From the archive: RSPB challenge adds to uncertainty for offshore wind farms seeking a CfD

Neart na Gaoithe has initiated a CFD dispute, according to the Low Carbon Contracts Company, which terminated the wind farm’s Contract for Difference on 29 March

From the February 2015 issue of New Power:

New uncertainty has been created around the allocation process for Contracts for Difference (CfDs) as four offshore wind farms thought likely to enter the auction round have to do so under threat of judicial review of their development consent orders.
RSPB Scotland said it would ask for judicial review of the Inch Cape, Neart na Gaoithe and Seagreen Alpha and Bravo projects in the Firth of Forth and Firth of Tay, which were granted consent by the Scottish Government at the end of last year. The projects together have a capacity totalling 2.2GW.
The Department of Energy and Climate Change (Decc) said that the projects can bid in the auction, as long as they have development consent when it takes place. Scottish energy minister Fergus Ewing told ReNews: “These were robust decisions and I am confident the process will be vindicated”. Projects that fail to sign CfDs if awarded, or to meet delivery milestones, are excluded from bidding in future rounds for 13 months.
The challenge will add to the uncertainty for companies seeing to gain financial support, as in practice, the CfD auction is expected to provide support for just one offshore wind farm.
The auction, which takes the form of sealed bids, is now due to open on Friday and applicants will hear whether they are successful on 26 February (see box, left). Decc has increased the total pot available for less developed technologies by £25 million in 2017/18. The total pot for developed technologies is £50 million for projects commissioning from 2015/16 and £15 million more for those commissioning from 2016/17. For less-developed technologies it is now £155 million from 2016/17 plus £105 million for projects comissioning from 2017/18.

Charges to appeal
The CfD auction was delayed this year because companies appealed decisions on whether they were eligiible to take part.
But in future companies who fail to qualify to participate in auctions could face charges if they want to appeal the decision, energy minister Matthew Hancock told members of the Select Committee on Energy and Climate Change. He said, “It is worth asking the question of whether we get the incentives around appeals right, because you would not want a situation where the appeal is the no-cost option and therefore becomes an automatic option, because that undermines the decision-making process. … that has to be part of what we think about over the summer.” He said changes would not “necessarily need to be more administratively burdensome“  but warned that  “ If an appeal is risk-free, you would expect it to become the norm as opposed to people thinking about whether they have a good chance.“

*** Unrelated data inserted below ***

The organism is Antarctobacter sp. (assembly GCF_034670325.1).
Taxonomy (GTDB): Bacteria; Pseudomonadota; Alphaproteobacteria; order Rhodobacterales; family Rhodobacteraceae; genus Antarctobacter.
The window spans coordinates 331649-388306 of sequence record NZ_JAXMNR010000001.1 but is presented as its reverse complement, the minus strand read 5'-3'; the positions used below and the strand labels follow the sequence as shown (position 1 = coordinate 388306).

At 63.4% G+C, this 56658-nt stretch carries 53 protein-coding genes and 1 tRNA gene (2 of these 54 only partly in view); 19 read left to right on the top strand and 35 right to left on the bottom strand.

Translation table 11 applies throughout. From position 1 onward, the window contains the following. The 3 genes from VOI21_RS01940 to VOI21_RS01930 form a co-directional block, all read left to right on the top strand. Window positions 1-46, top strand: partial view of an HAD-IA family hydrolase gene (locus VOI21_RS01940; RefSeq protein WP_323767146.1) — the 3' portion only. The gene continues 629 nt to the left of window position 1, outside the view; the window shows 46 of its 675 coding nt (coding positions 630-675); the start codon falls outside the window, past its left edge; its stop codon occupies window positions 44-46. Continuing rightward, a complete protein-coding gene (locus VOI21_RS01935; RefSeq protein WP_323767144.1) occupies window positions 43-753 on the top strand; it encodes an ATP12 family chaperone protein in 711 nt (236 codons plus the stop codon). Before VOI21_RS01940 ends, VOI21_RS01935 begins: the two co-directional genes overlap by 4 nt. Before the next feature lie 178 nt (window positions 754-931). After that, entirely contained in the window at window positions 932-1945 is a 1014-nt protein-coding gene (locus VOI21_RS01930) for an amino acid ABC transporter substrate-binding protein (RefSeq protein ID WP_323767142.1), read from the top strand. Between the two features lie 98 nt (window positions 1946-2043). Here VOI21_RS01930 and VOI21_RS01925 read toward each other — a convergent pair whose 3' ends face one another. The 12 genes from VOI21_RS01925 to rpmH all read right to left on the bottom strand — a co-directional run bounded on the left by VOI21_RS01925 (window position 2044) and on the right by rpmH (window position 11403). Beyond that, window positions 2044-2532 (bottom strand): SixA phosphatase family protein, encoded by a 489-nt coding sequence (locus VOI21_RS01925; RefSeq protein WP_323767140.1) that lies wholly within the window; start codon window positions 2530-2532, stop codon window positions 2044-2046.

Mark Ripley, EMR project director at National Grid, told MPs said,  “I think it was probably single figures that went to Ofgem [to appeal], and all of those appeals were in fact rejected.”
The minister insisted that the delay to the CfD auction was “within the bounds of the expected timings. … I do not think the difference between a December settlement and a March settlement is enormous in the grand scheme of things.”
Hancock did not deny suggestions from MPs that that the cost and complexity of CfDs had disadvantaged smaller parties. Instead,he suggested larger parties offered greater surety. “If we are signing up the bill payers to a very long-term contract to provide energy, we have to be sure … the businesses on the other side are going to be able to deliver on their piece. That does mean that we have to do some serious due diligence. It means that, in order to make that practicable, we have to have size limits.”
John Robertson MP put the cost of entering the CfD auction at £200,000, and said “the risk to SMEs in comparison to large companies is disproportionate”, but Hancock said, “These are multi-million pound, and sometimes billion-pound, contracts…. This is designed for the big stuff and that is expensive”. Referring to Feed-In Tariffs, he said “we have a simpler, much-cheaper-to-apply-for subsidy system for the little stuff”.  Robertson pressed Hancock on whether the department was listening enough to smaller players, citing earlier evidence from both the Solar Trades Association and the Renewable Energy Association, but Hancock insisted Decc had taken their concerns on board.